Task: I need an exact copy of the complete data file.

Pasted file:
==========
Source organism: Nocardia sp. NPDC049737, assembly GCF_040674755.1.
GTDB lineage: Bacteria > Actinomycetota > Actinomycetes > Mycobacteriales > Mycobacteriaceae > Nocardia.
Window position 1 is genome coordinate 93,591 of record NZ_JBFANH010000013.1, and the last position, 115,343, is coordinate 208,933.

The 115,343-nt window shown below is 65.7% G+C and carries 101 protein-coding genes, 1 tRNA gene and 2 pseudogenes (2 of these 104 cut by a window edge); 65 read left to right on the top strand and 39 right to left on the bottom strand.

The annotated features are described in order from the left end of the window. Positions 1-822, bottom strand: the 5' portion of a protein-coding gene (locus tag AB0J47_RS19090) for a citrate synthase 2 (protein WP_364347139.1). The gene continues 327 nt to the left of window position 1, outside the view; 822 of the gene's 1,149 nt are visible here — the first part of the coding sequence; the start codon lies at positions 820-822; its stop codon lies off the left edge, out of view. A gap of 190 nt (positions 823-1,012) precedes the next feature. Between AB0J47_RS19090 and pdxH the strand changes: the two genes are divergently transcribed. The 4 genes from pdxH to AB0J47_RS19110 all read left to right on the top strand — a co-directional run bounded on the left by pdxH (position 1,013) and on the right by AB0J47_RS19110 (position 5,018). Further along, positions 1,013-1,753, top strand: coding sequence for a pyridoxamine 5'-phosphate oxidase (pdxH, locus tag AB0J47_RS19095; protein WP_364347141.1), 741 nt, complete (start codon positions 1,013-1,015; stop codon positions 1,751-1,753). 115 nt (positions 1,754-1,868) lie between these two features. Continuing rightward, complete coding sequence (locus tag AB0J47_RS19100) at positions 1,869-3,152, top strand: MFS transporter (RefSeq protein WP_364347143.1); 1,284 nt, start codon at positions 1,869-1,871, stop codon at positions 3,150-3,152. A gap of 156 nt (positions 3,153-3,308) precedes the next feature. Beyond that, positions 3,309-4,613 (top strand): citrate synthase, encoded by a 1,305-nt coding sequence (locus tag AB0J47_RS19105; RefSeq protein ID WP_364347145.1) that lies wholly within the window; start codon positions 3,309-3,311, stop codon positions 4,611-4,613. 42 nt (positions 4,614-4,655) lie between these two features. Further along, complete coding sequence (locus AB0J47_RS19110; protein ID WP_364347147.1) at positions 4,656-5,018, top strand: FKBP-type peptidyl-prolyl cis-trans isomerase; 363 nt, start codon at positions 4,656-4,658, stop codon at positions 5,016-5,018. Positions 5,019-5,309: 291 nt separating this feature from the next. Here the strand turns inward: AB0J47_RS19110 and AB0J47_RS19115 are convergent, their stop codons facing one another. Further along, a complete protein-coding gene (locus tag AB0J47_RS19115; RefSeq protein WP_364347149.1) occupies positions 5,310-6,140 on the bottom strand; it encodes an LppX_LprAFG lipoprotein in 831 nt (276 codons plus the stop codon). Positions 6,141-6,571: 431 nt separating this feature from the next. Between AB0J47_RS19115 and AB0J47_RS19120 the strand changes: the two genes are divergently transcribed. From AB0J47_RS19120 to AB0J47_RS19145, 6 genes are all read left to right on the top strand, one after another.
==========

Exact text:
Source organism: Nocardia sp. NPDC049737, assembly GCF_040674755.1.
GTDB lineage: Bacteria > Actinomycetota > Actinomycetes > Mycobacteriales > Mycobacteriaceae > Nocardia.
Window position 1 is genome coordinate 93,591 of record NZ_JBFANH010000013.1, and the last position, 115,343, is coordinate 208,933.

The 115,343-nt window shown below is 65.7% G+C and carries 101 protein-coding genes, 1 tRNA gene and 2 pseudogenes (2 of these 104 cut by a window edge); 65 read left to right on the top strand and 39 right to left on the bottom strand.

The annotated features are described in order from the left end of the window. Positions 1-822, bottom strand: the 5' portion of a protein-coding gene (locus tag AB0J47_RS19090) for a citrate synthase 2 (protein WP_364347139.1). The gene continues 327 nt to the left of window position 1, outside the view; 822 of the gene's 1,149 nt are visible here — the first part of the coding sequence; the start codon lies at positions 820-822; its stop codon lies off the left edge, out of view. A gap of 190 nt (positions 823-1,012) precedes the next feature. Between AB0J47_RS19090 and pdxH the strand changes: the two genes are divergently transcribed. The 4 genes from pdxH to AB0J47_RS19110 all read left to right on the top strand — a co-directional run bounded on the left by pdxH (position 1,013) and on the right by AB0J47_RS19110 (position 5,018). Further along, positions 1,013-1,753, top strand: coding sequence for a pyridoxamine 5'-phosphate oxidase (pdxH, locus tag AB0J47_RS19095; protein WP_364347141.1), 741 nt, complete (start codon positions 1,013-1,015; stop codon positions 1,751-1,753). 115 nt (positions 1,754-1,868) lie between these two features. Continuing rightward, complete coding sequence (locus tag AB0J47_RS19100) at positions 1,869-3,152, top strand: MFS transporter (RefSeq protein WP_364347143.1); 1,284 nt, start codon at positions 1,869-1,871, stop codon at positions 3,150-3,152. A gap of 156 nt (positions 3,153-3,308) precedes the next feature. Beyond that, positions 3,309-4,613 (top strand): citrate synthase, encoded by a 1,305-nt coding sequence (locus tag AB0J47_RS19105; RefSeq protein ID WP_364347145.1) that lies wholly within the window; start codon positions 3,309-3,311, stop codon positions 4,611-4,613. 42 nt (positions 4,614-4,655) lie between these two features. Further along, complete coding sequence (locus AB0J47_RS19110; protein ID WP_364347147.1) at positions 4,656-5,018, top strand: FKBP-type peptidyl-prolyl cis-trans isomerase; 363 nt, start codon at positions 4,656-4,658, stop codon at positions 5,016-5,018. Positions 5,019-5,309: 291 nt separating this feature from the next. Here the strand turns inward: AB0J47_RS19110 and AB0J47_RS19115 are convergent, their stop codons facing one another. Further along, a complete protein-coding gene (locus tag AB0J47_RS19115; RefSeq protein WP_364347149.1) occupies positions 5,310-6,140 on the bottom strand; it encodes an LppX_LprAFG lipoprotein in 831 nt (276 codons plus the stop codon). Positions 6,141-6,571: 431 nt separating this feature from the next. Between AB0J47_RS19115 and AB0J47_RS19120 the strand changes: the two genes are divergently transcribed. From AB0J47_RS19120 to AB0J47_RS19145, 6 genes are all read left to right on the top strand, one after another.